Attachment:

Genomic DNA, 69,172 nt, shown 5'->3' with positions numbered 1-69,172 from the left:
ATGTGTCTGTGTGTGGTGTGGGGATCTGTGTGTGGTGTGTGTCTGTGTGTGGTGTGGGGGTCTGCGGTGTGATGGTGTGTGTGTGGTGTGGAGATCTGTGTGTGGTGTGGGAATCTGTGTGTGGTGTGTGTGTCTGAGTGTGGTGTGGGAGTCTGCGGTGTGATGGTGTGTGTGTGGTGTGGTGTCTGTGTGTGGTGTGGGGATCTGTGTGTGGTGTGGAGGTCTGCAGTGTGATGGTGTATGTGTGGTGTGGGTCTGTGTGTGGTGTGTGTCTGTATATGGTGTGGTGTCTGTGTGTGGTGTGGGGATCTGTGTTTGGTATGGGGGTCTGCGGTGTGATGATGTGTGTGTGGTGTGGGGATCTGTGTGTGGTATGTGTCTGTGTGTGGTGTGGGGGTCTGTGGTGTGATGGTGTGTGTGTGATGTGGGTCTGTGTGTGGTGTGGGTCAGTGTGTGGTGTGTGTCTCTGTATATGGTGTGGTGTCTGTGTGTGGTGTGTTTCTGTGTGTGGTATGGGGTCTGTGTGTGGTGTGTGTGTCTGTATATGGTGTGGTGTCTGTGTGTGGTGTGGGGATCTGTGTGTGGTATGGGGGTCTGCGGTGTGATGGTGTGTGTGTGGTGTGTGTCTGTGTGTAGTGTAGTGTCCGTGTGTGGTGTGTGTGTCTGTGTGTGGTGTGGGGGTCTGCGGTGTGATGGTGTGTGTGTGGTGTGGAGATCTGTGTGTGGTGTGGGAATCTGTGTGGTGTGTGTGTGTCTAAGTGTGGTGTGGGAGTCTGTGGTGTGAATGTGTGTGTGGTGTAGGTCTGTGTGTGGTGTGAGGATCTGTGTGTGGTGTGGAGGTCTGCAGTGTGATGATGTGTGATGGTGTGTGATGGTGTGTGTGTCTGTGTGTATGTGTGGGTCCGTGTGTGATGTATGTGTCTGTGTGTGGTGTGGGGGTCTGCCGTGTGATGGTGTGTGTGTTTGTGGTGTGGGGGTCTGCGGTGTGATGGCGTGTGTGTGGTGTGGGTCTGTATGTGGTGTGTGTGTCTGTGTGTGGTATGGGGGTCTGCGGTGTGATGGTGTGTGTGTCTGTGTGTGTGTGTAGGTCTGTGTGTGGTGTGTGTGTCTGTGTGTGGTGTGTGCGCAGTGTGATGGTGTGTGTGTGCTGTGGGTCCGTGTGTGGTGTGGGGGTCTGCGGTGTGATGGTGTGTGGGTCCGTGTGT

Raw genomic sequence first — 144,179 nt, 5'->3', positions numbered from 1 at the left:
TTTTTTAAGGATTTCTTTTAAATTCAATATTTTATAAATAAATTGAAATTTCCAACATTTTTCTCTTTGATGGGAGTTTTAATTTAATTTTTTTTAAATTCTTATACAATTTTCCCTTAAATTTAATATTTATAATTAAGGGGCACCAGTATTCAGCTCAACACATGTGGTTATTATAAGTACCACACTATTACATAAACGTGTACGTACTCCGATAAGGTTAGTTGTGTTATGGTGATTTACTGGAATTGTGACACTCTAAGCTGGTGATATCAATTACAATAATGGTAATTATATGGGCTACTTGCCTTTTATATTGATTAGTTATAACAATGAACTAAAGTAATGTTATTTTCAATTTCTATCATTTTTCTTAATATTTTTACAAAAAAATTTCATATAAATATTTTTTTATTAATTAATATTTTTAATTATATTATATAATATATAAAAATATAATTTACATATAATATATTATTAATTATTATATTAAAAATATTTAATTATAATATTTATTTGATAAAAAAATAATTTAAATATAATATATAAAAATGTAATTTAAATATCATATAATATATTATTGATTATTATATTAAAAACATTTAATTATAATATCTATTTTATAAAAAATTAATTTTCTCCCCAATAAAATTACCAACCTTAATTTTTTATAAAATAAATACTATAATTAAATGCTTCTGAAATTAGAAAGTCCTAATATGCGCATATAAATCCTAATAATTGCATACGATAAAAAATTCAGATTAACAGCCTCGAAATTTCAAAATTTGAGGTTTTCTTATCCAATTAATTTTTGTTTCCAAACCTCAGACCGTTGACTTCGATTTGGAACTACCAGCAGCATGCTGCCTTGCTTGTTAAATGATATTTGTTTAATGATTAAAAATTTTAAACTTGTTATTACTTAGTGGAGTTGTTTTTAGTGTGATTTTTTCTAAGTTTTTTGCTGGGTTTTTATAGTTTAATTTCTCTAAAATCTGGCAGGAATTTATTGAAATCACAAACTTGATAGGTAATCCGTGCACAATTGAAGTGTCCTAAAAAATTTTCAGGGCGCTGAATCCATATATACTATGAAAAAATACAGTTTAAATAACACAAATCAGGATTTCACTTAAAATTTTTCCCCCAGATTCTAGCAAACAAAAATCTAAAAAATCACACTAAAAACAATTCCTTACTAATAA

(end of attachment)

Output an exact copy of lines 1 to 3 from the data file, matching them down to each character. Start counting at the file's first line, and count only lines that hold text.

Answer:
Genomic DNA, 69,172 nt, shown 5'->3' with positions numbered 1-69,172 from the left:
ATGTGTCTGTGTGTGGTGTGGGGATCTGTGTGTGGTGTGTGTCTGTGTGTGGTGTGGGGGTCTGCGGTGTGATGGTGTGTGTGTGGTGTGGAGATCTGTGTGTGGTGTGGGAATCTGTGTGTGGTGTGTGTGTCTGAGTGTGGTGTGGGAGTCTGCGGTGTGATGGTGTGTGTGTGGTGTGGTGTCTGTGTGTGGTGTGGGGATCTGTGTGTGGTGTGGAGGTCTGCAGTGTGATGGTGTATGTGTGGTGTGGGTCTGTGTGTGGTGTGTGTCTGTATATGGTGTGGTGTCTGTGTGTGGTGTGGGGATCTGTGTTTGGTATGGGGGTCTGCGGTGTGATGATGTGTGTGTGGTGTGGGGATCTGTGTGTGGTATGTGTCTGTGTGTGGTGTGGGGGTCTGTGGTGTGATGGTGTGTGTGTGATGTGGGTCTGTGTGTGGTGTGGGTCAGTGTGTGGTGTGTGTCTCTGTATATGGTGTGGTGTCTGTGTGTGGTGTGTTTCTGTGTGTGGTATGGGGTCTGTGTGTGGTGTGTGTGTCTGTATATGGTGTGGTGTCTGTGTGTGGTGTGGGGATCTGTGTGTGGTATGGGGGTCTGCGGTGTGATGGTGTGTGTGTGGTGTGTGTCTGTGTGTAGTGTAGTGTCCGTGTGTGGTGTGTGTGTCTGTGTGTGGTGTGGGGGTCTGCGGTGTGATGGTGTGTGTGTGGTGTGGAGATCTGTGTGTGGTGTGGGAATCTGTGTGGTGTGTGTGTGTCTAAGTGTGGTGTGGGAGTCTGTGGTGTGAATGTGTGTGTGGTGTAGGTCTGTGTGTGGTGTGAGGATCTGTGTGTGGTGTGGAGGTCTGCAGTGTGATGATGTGTGATGGTGTGTGATGGTGTGTGTGTCTGTGTGTATGTGTGGGTCCGTGTGTGATGTATGTGTCTGTGTGTGGTGTGGGGGTCTGCCGTGTGATGGTGTGTGTGTTTGTGGTGTGGGGGTCTGCGGTGTGATGGCGTGTGTGTGGTGTGGGTCTGTATGTGGTGTGTGTGTCTGTGTGTGGTATGGGGGTCTGCGGTGTGATGGTGTGTGTGTCTGTGTGTGTGTGTAGGTCTGTGTGTGGTGTGTGTGTCTGTGTGTGGTGTGTGCGCAGTGTGATGGTGTGTGTGTGCTGTGGGTCCGTGTGTGGTGTGGGGGTCTGCGGTGTGATGGTGTGTGGGTCCGTGTGT

Raw genomic sequence first — 144,179 nt, 5'->3', positions numbered from 1 at the left: